Family’s not-so rubbish find

PUBLISHED: 14:00 24 July 2015 | UPDATED: 16:08 24 July 2015

Mike Grant witht the film reel

Mike Grant witht the film reel

Copyright 2012

A chance visit to the tip has seen a movie-lover unearth what could be one of just two surviving copies of an 87-year-old silent film.

The Grant family have been unable to identify this film.The Grant family have been unable to identify this film.

A chance visit to the tip has seen a movie-lover unearth what could be one of just two surviving copies of an 87-year-old silent film.

Cinema enthusiasts Mike Grant and his daughter Rachael discovered the copy of The Cardboard Lover in a treasure trove of old 35mm and 16mm films at Sidmouth Recycling Centre – with some dating back as early as 1909.

The pair’s find has attracted interest from the British Film Institute (BFI), which is keen to have the reels analysed by experts.

Mike, 56, picked up the films for £10 after finding a tin lodged behind a shelving unit.

A still from The Cardboard Lover (1928)A still from The Cardboard Lover (1928)

The former Salters Meadow resident sometimes stops by the recycling centre, near the Bowd, after visiting his parents’ graves in Sidmouth Cemetery.

Mike said: “I have always been interested in old film and television, when I found them I knew straight away they were something quite special.

“I thought when I asked they would think it was an antique, but he said ‘about £10’ and I said ‘that’s fine by me.’

His daughter, Rachael, took to Facebook to identify the mystery movies.

A still from The Cardboard Lover (1928)A still from The Cardboard Lover (1928)

She discovered only one copy remains of The Cardboard Lover (1928) in the Library of Congress, Washington, but it is heavily damaged.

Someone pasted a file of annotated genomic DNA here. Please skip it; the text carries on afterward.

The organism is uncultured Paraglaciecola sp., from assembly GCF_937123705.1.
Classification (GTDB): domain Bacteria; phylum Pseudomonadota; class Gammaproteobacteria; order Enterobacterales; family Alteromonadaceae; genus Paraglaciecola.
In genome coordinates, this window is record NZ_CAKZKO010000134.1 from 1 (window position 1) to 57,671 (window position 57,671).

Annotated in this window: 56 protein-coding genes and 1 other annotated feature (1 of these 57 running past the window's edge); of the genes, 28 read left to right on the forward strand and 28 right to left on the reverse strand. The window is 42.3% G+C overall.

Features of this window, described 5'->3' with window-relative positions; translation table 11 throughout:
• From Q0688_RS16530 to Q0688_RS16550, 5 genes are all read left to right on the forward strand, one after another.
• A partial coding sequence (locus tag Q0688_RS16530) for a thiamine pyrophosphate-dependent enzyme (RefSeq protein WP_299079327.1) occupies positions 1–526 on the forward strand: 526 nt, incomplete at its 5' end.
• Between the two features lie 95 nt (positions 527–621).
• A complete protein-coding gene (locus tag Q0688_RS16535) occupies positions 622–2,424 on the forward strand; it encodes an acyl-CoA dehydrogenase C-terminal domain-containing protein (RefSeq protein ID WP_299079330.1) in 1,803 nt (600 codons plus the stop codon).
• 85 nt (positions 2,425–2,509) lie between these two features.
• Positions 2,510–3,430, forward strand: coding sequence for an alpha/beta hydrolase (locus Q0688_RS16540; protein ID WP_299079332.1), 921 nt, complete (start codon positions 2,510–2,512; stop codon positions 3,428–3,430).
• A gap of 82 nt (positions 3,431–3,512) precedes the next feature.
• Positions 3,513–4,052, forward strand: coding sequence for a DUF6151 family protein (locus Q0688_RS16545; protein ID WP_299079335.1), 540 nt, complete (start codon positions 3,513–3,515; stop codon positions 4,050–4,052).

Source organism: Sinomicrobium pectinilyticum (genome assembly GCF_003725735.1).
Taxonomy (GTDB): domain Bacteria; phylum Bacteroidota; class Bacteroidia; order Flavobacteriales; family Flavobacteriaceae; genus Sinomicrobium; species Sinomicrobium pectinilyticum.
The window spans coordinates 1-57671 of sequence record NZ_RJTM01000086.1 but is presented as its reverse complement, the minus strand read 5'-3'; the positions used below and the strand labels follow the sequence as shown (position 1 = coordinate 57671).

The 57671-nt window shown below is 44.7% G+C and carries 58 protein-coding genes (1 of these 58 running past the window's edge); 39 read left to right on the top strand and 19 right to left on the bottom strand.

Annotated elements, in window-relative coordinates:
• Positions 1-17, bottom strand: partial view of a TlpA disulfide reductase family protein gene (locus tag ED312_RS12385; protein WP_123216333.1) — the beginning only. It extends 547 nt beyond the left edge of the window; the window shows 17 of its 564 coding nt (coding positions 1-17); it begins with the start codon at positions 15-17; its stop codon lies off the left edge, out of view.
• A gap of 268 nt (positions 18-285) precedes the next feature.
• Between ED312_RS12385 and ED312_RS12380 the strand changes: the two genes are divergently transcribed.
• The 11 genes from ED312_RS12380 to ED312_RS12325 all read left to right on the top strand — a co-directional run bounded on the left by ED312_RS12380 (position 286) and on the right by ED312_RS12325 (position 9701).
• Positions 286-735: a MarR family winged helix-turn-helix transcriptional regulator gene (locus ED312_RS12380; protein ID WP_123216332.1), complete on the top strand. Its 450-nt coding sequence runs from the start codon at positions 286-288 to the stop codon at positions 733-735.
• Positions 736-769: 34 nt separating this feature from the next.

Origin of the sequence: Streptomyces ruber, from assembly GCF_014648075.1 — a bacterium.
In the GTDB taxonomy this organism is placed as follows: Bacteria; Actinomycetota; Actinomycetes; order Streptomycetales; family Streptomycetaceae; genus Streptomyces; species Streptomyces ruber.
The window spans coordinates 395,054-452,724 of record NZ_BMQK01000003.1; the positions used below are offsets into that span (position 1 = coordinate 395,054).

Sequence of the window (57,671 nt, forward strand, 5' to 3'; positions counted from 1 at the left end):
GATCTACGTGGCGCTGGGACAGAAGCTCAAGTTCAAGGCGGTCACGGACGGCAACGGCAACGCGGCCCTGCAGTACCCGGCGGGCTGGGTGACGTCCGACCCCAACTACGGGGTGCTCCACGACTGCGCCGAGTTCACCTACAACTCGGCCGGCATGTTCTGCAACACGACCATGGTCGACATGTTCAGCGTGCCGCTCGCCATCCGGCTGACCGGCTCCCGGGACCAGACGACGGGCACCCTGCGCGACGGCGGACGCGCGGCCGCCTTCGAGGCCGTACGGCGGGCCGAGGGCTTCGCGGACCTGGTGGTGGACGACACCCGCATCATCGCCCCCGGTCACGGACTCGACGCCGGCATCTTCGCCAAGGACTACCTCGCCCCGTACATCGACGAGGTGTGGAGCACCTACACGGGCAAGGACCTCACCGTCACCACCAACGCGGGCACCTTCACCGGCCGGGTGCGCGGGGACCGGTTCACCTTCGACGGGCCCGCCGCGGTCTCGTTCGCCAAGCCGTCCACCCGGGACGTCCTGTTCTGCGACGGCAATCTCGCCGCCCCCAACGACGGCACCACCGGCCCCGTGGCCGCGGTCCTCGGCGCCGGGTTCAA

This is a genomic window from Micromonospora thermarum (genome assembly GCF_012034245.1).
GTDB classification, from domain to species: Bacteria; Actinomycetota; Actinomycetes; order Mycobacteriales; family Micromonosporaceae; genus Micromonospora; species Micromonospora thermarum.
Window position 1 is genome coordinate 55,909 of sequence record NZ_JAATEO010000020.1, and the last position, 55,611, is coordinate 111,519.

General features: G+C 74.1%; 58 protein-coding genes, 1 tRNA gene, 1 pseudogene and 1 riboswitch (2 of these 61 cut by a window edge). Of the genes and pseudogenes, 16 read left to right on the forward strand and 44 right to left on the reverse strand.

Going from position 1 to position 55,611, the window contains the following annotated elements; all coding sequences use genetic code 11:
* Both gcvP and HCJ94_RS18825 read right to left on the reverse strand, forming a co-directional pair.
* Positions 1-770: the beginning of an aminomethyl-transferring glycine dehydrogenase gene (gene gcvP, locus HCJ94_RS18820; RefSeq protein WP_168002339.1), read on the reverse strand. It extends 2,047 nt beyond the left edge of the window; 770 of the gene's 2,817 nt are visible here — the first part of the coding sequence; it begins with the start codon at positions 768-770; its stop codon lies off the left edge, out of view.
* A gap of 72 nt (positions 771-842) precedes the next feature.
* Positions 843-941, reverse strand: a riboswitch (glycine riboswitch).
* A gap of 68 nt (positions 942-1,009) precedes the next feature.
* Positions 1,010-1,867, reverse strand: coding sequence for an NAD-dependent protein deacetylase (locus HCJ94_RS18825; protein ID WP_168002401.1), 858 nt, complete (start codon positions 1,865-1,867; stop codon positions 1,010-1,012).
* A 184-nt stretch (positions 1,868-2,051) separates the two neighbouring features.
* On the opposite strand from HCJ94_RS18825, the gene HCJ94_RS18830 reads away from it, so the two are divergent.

After further research, the family have been informed that their version is a better copy.

The film starred Marion Davies, a famous actress of the time.

Rachael, 26, said: “There may well be more films out there, so it would be wonderful if the Herald could help lead us to the identity of the former owner of the films.

A still from Jane Is Unwilling To WorkA still from Jane Is Unwilling To Work

“They’re from all over the world, Italy, France, America, so it’s very puzzling to think how they wound up in Sidmouth.

“Several of the films appear to be otherwise lost, making them very precious and unique.”

Other films found in the tin included a reel marked The Stag Hunt, which appears to be an Italian film called Il Guanto, which was filmed in 1910.

Other titles that the pair have tried to identify include Jane Is Unwilling to Work, a 1909 Pathé short.

A still from a reel marked The Stag HuntA still from a reel marked The Stag Hunt

They also found a further five 16mm reels from the 1920s and 1930s, with the most interesting films being one of London Zoo and another of an African safari.

Rachael has made guesses about the other two films.

Brian Robinson, BFI’s communication manager for archive and heritage, said: “It is very early to say anything, because 99 per cent of films from that era have not survived.

“It is only a small proportion that have survived and, the more time that goes on, it is rarer for us to make finds of material from those years.”


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